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The Value-Based Care Era: Redefining Health and Healthcare

The Value-Based Care Era: Redefining Health and Healthcare

Payment models that reward value (quality/cost) have become increasingly important in efforts to overhaul the health care system. Therefore, it seems appropriate to consider what we value in healthcare, which will need to consider how we define health. Although such a viewpoint has produced tremendous improvements in medical knowledge, it may now negatively hurt value. According to how quality is defined, problem-oriented care may be negatively affecting the quality of care and being one of the leading causes of rising expenses.

Health care could be directed more directly toward significant outcomes, lowering the number of pointless tests and treatments, if health were redefined in terms of patient-centred objectives. Prevention, worthwhile endeavours, advance directives, and individual development would receive more attention. It would promote therapeutic connections by elevating the role of patients in clinician-patient interactions. Both quality and cost could be improved by redefining health in terms of health-related goals and directing the healthcare system to assist people in achieving them. Additionally, it might result in a more humanistic and less mechanical approach to healthcare.

Government and business have been working together to overhaul our health care system for about three decades now, partly due to cost concerns and because we have lagged behind other industrialised nations on major population health indicators. The “Care Model” created by Ed Wagner and colleagues and the “Patient-Centered Medical Home” concepts made and accepted by the three major primary care professional associations are recent reform techniques that acknowledge the value of primary care. Increased cooperation, information technology like electronic records, registries, and information sharing systems, and stricter adherence to evidence-based clinical practice guidelines are all necessary components of these initiatives.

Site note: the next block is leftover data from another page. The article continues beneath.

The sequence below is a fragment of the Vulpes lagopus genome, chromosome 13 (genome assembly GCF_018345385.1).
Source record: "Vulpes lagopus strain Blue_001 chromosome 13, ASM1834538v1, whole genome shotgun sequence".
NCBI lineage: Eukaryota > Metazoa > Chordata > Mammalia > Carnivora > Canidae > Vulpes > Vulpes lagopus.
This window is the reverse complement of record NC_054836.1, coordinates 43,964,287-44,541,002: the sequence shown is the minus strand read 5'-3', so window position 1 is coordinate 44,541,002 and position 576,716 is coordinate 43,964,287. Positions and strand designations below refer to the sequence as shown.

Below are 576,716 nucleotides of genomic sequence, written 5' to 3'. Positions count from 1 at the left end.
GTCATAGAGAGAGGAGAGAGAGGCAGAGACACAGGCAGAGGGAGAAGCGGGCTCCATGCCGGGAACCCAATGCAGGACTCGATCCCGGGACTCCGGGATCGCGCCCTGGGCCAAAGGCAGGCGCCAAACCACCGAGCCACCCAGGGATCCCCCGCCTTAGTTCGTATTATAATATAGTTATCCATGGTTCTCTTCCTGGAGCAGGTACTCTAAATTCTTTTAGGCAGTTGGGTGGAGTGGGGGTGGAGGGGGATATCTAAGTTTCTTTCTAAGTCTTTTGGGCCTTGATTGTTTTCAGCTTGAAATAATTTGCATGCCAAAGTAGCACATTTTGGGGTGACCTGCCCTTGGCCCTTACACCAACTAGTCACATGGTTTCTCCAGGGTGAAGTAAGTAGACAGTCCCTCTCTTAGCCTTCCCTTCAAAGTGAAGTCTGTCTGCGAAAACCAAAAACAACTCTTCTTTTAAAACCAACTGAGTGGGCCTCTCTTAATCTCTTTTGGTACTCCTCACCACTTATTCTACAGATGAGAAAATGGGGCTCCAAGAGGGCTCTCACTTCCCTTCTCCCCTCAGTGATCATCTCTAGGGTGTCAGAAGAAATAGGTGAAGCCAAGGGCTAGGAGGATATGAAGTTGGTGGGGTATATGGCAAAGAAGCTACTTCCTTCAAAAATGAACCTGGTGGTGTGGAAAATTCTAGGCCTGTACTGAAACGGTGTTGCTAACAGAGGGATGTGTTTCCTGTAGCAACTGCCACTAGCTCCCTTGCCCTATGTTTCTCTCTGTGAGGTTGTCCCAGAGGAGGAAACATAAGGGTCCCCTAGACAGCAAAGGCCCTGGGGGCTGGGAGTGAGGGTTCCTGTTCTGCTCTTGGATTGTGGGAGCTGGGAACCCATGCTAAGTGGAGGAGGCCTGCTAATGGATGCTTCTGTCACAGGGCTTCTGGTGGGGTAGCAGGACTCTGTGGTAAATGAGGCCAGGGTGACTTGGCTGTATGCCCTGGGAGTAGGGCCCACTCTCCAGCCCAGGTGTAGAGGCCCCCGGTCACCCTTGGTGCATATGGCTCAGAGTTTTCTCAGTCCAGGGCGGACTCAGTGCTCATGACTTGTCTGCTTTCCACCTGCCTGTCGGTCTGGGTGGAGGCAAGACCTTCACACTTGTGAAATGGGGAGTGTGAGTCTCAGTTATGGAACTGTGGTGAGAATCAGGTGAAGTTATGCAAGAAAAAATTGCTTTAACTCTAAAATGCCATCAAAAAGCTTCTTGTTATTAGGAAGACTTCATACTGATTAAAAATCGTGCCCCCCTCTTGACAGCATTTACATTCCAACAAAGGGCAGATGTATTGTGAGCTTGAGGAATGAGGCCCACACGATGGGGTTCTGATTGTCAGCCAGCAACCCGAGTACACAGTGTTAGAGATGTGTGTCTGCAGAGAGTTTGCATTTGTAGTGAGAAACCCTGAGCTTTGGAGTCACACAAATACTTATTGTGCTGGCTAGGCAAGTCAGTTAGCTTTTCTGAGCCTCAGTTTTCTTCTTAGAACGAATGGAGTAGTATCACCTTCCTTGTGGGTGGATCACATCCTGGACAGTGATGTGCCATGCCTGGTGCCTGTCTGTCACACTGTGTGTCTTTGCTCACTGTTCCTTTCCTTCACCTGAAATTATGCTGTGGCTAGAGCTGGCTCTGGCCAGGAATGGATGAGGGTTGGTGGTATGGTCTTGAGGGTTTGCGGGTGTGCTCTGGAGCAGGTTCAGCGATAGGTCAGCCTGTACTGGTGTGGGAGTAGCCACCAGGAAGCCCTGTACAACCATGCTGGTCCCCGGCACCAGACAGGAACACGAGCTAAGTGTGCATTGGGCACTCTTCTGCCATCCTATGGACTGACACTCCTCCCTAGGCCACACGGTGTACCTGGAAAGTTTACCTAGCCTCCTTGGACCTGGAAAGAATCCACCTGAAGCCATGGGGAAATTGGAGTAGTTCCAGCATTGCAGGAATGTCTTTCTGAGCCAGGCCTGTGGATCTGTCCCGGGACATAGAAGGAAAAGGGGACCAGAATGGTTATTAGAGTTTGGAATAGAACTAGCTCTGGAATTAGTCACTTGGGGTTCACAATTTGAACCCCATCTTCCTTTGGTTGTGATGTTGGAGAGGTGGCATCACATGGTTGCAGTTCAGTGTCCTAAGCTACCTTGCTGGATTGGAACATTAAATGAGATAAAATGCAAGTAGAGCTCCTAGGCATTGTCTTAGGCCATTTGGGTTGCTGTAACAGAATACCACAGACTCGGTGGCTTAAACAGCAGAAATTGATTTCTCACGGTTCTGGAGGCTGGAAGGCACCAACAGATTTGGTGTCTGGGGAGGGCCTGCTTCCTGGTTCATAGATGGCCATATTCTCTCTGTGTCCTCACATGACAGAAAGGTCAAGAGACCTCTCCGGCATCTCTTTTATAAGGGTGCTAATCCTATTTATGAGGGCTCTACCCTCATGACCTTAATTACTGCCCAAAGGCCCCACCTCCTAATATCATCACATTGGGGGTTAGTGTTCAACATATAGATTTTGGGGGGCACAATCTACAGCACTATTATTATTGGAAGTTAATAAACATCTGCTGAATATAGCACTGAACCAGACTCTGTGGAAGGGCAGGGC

The “Triple Aims,” a framework created by Donald Berwick, President Emeritus and Senior Fellow of the Institute for Healthcare Improvement and former Director of the Centers for Medicare and Medicaid Services, are being used by reformers to gauge the effectiveness of their initiatives. The Triple Aims are: (1) enhancing patient outcomes, (2) enhancing patient outcomes, and (3) lowering healthcare costs. A fourth objective, to enhance healthcare providers’ working conditions, has been added by some.

Numerous local and regional experiments have been in progress since the Centers for Medicare and Medicaid Innovations centre was established. Most of these contain incentives to motivate clinicians to provide evidence-based care and payment reforms to improve primary care (e.g., paying for care coordination and registries). Health systems, insurance providers, and new health care enterprises are all engaged in private trials, such as “Value-Based Purchasing” and “Direct Primary Care.”f